COMBINED OPERATIONS IN 1759! ~
Wolfe (Army) and Saunders (Navy) in an Accidental Combined
assault on the Abraham heights near Quebec
was a classic Combined Operation which contained many of the elements used
in amphibious landings in WW2. The story is included here in the way of an
introduction to the subject of Combined Operations and as an illustration
of the effective use of some basic principles.
is almost 250 years outside the WW2 remit of this site but it helps to define
the features of planning and execution that make for a successful combined
[Map courtesy of Google Map
By the time
Louisburg in Cape Breton Island fell to Wolfe's forces in early August of
1758 it was too late in the season for an assault on the French garrison
at Old Quebec. Under the circumstances Wolfe decided to take the home
leave he had been promised before the expedition sailed from UK waters.
Unbeknown to Wolfe, at the time of his departure from Canada, Pitt had
sent an order for him to stay with his men. This accident of history had
far reaching beneficial consequences the following year.
Planning and Preparations
The first major
rule for a successful combined operation was in place - the opportunity to
consider the future campaign in discussion with political heads (The War
Cabinet) and the Chiefs of Staff (Field-Marshal Lord Ligonier & others)
thereby gaining their confidence, commitment and support. As a result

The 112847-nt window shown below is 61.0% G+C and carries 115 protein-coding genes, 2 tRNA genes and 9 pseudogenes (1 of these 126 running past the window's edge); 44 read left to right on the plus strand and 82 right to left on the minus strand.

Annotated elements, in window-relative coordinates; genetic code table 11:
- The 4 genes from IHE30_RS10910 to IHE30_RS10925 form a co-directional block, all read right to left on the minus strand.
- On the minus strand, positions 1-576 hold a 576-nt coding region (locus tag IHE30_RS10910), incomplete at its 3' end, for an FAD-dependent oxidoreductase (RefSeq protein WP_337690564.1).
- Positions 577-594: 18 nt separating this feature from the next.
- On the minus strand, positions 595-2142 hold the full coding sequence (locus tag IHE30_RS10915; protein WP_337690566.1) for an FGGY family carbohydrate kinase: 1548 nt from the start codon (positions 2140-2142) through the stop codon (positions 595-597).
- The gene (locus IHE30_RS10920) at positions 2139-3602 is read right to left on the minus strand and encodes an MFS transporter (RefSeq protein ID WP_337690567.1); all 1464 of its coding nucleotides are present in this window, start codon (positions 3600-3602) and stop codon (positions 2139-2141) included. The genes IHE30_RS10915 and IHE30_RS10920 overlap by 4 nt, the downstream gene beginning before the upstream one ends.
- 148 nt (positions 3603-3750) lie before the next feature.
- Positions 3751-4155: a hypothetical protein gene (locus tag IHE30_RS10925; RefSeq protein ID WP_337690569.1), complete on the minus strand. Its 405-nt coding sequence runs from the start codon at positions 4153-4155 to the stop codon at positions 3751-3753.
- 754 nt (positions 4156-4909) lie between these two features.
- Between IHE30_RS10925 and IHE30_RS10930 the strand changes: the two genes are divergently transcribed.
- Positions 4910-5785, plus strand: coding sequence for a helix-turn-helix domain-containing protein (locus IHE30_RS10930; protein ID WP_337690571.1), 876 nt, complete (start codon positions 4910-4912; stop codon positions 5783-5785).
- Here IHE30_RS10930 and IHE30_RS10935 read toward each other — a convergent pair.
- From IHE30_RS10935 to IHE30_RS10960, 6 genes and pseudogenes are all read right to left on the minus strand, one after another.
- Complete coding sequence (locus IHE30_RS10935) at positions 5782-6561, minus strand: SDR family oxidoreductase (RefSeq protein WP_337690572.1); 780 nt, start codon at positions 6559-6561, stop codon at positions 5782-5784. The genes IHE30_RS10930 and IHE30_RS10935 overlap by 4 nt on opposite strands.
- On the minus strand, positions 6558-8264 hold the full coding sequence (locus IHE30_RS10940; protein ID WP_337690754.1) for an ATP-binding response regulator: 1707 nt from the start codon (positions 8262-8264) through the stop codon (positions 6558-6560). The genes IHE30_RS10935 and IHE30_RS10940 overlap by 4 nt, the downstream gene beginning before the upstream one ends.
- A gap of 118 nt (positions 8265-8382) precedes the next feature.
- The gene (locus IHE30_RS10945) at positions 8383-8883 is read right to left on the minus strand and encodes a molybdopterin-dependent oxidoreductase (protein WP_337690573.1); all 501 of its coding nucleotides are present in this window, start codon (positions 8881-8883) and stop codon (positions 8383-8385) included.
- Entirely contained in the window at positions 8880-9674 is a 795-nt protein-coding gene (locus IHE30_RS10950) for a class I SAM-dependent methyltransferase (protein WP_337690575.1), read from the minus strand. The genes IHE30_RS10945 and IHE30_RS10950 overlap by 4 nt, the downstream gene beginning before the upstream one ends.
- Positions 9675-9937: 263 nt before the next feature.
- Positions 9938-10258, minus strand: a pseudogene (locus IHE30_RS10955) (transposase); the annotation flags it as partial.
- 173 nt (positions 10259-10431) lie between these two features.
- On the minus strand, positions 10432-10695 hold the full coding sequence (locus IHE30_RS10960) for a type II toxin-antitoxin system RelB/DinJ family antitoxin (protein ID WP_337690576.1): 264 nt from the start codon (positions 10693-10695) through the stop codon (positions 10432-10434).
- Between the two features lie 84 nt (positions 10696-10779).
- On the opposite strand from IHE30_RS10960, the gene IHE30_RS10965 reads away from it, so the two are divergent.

Wolfe was allowed to choose his own brigadiers and was allocated ample
supplies for a 6 month campaign.
Wolfe was also fortunate in having established a good working relationship with his naval equivalent Charles
Saunders. In fact they made the Atlantic crossing together and were fully at one in their thinking about the campaign against the French.
Saunders later wrote "During the tedious campaign there has continued a perfect understanding between the Army and Navy." So it was
that the second major rule for a successful campaign was met - a good personal and working relationship between (or
amongst) field commanders.
It was not possible to achieve strategical
surprise, a normal pre-requisite of a successful amphibious combined
operation. Montcalm was an able soldier and he had known, for at least 14
weeks, that he was to be attacked. His
preparations were at first successful in repelling attacks and Wolfe
disengaged his forces to consider his position. Weeks went by with little
progress. A possible landing site was identified
mile or two upstream of the main French positions and for 6 days part of
the fleet drifted up river on the flood tide and down river on the ebb
tide while assessments were made.
[Map courtesy of Google Map
Montcalm found this behaviour very odd and concluded that it was a diversion from Wolfe's
main target the Beauport Lines. This view was reinforced by a feint perpetrated by Saunders. On the 13th September at 1 a.m., as the fleet once
more moved down the river on the ebb tide, Wolfe landed with his men. By the time the sun came up at 8am 4,500 men where on top of the Abraham
Heights. So it was that another golden rule of combined operations was met - the achievement of surprise which on this
occasion was tactical rather than strategic.
The French forces were in disarray but in the action that followed Wolfe was hit three times. His last words were an order to dispatch a battalion to cut off the
French retreat. Five days later the French forces in Quebec surrendered.
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